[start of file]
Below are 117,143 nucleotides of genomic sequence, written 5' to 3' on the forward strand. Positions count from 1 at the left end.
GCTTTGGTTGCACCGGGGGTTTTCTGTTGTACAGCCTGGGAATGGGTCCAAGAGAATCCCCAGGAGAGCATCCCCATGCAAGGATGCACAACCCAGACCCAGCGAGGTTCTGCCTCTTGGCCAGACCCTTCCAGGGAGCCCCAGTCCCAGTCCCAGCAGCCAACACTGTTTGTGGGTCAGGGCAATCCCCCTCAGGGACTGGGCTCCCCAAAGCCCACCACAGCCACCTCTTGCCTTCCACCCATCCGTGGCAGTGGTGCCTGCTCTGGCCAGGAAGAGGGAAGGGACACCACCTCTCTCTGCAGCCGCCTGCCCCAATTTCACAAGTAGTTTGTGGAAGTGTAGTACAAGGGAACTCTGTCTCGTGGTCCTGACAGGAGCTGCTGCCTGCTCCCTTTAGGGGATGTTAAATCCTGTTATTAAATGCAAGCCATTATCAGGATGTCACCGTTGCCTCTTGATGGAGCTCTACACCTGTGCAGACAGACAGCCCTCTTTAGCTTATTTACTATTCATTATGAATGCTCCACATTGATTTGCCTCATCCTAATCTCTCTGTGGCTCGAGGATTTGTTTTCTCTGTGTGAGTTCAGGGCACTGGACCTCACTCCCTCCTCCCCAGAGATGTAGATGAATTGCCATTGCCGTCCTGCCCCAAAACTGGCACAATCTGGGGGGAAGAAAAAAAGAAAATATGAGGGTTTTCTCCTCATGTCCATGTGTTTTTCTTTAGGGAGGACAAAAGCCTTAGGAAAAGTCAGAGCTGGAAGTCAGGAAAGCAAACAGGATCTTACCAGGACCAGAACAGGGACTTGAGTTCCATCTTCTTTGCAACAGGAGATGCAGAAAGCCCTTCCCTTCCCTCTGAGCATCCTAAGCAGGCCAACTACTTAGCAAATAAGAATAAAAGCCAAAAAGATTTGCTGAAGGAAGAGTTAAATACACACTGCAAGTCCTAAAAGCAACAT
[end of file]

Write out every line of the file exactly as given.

Below are 117,143 nucleotides of genomic sequence, written 5' to 3' on the forward strand. Positions count from 1 at the left end.
GCTTTGGTTGCACCGGGGGTTTTCTGTTGTACAGCCTGGGAATGGGTCCAAGAGAATCCCCAGGAGAGCATCCCCATGCAAGGATGCACAACCCAGACCCAGCGAGGTTCTGCCTCTTGGCCAGACCCTTCCAGGGAGCCCCAGTCCCAGTCCCAGCAGCCAACACTGTTTGTGGGTCAGGGCAATCCCCCTCAGGGACTGGGCTCCCCAAAGCCCACCACAGCCACCTCTTGCCTTCCACCCATCCGTGGCAGTGGTGCCTGCTCTGGCCAGGAAGAGGGAAGGGACACCACCTCTCTCTGCAGCCGCCTGCCCCAATTTCACAAGTAGTTTGTGGAAGTGTAGTACAAGGGAACTCTGTCTCGTGGTCCTGACAGGAGCTGCTGCCTGCTCCCTTTAGGGGATGTTAAATCCTGTTATTAAATGCAAGCCATTATCAGGATGTCACCGTTGCCTCTTGATGGAGCTCTACACCTGTGCAGACAGACAGCCCTCTTTAGCTTATTTACTATTCATTATGAATGCTCCACATTGATTTGCCTCATCCTAATCTCTCTGTGGCTCGAGGATTTGTTTTCTCTGTGTGAGTTCAGGGCACTGGACCTCACTCCCTCCTCCCCAGAGATGTAGATGAATTGCCATTGCCGTCCTGCCCCAAAACTGGCACAATCTGGGGGGAAGAAAAAAAGAAAATATGAGGGTTTTCTCCTCATGTCCATGTGTTTTTCTTTAGGGAGGACAAAAGCCTTAGGAAAAGTCAGAGCTGGAAGTCAGGAAAGCAAACAGGATCTTACCAGGACCAGAACAGGGACTTGAGTTCCATCTTCTTTGCAACAGGAGATGCAGAAAGCCCTTCCCTTCCCTCTGAGCATCCTAAGCAGGCCAACTACTTAGCAAATAAGAATAAAAGCCAAAAAGATTTGCTGAAGGAAGAGTTAAATACACACTGCAAGTCCTAAAAGCAACAT